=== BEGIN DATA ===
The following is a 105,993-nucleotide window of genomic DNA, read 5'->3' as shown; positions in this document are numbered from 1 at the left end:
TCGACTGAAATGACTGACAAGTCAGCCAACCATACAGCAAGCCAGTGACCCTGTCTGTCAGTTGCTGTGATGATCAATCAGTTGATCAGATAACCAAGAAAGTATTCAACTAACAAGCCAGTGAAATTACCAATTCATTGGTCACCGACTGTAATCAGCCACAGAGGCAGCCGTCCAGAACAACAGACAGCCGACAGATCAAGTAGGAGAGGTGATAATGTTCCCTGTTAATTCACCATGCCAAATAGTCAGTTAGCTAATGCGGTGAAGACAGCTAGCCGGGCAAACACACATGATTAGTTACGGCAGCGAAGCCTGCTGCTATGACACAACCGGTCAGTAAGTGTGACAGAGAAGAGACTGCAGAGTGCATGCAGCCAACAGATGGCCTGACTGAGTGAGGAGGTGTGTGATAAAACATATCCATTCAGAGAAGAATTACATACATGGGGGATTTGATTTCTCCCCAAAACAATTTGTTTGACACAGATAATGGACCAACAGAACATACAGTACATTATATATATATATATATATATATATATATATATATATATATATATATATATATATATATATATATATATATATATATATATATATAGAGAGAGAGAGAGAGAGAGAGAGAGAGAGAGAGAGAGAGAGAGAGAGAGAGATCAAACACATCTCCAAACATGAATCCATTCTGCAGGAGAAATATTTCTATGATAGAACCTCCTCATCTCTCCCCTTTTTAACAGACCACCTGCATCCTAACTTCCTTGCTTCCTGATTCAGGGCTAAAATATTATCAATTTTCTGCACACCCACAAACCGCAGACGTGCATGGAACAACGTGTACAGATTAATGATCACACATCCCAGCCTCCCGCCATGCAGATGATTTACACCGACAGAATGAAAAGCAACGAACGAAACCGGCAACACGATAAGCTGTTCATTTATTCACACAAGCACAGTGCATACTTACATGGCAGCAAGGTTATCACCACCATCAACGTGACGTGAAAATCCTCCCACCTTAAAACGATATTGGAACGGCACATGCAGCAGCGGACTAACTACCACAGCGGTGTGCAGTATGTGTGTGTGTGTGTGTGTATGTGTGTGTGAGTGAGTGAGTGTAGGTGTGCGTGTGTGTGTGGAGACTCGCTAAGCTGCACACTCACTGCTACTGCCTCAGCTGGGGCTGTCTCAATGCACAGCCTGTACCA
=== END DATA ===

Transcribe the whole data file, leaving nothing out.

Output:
The following is a 105,993-nucleotide window of genomic DNA, read 5'->3' as shown; positions in this document are numbered from 1 at the left end:
TCGACTGAAATGACTGACAAGTCAGCCAACCATACAGCAAGCCAGTGACCCTGTCTGTCAGTTGCTGTGATGATCAATCAGTTGATCAGATAACCAAGAAAGTATTCAACTAACAAGCCAGTGAAATTACCAATTCATTGGTCACCGACTGTAATCAGCCACAGAGGCAGCCGTCCAGAACAACAGACAGCCGACAGATCAAGTAGGAGAGGTGATAATGTTCCCTGTTAATTCACCATGCCAAATAGTCAGTTAGCTAATGCGGTGAAGACAGCTAGCCGGGCAAACACACATGATTAGTTACGGCAGCGAAGCCTGCTGCTATGACACAACCGGTCAGTAAGTGTGACAGAGAAGAGACTGCAGAGTGCATGCAGCCAACAGATGGCCTGACTGAGTGAGGAGGTGTGTGATAAAACATATCCATTCAGAGAAGAATTACATACATGGGGGATTTGATTTCTCCCCAAAACAATTTGTTTGACACAGATAATGGACCAACAGAACATACAGTACATTATATATATATATATATATATATATATATATATATATATATATATATATATATATATATATATATATATATATATATATATATATAGAGAGAGAGAGAGAGAGAGAGAGAGAGAGAGAGAGAGAGAGAGAGAGAGAGATCAAACACATCTCCAAACATGAATCCATTCTGCAGGAGAAATATTTCTATGATAGAACCTCCTCATCTCTCCCCTTTTTAACAGACCACCTGCATCCTAACTTCCTTGCTTCCTGATTCAGGGCTAAAATATTATCAATTTTCTGCACACCCACAAACCGCAGACGTGCATGGAACAACGTGTACAGATTAATGATCACACATCCCAGCCTCCCGCCATGCAGATGATTTACACCGACAGAATGAAAAGCAACGAACGAAACCGGCAACACGATAAGCTGTTCATTTATTCACACAAGCACAGTGCATACTTACATGGCAGCAAGGTTATCACCACCATCAACGTGACGTGAAAATCCTCCCACCTTAAAACGATATTGGAACGGCACATGCAGCAGCGGACTAACTACCACAGCGGTGTGCAGTATGTGTGTGTGTGTGTGTGTATGTGTGTGTGAGTGAGTGAGTGTAGGTGTGCGTGTGTGTGTGGAGACTCGCTAAGCTGCACACTCACTGCTACTGCCTCAGCTGGGGCTGTCTCAATGCACAGCCTGTACCA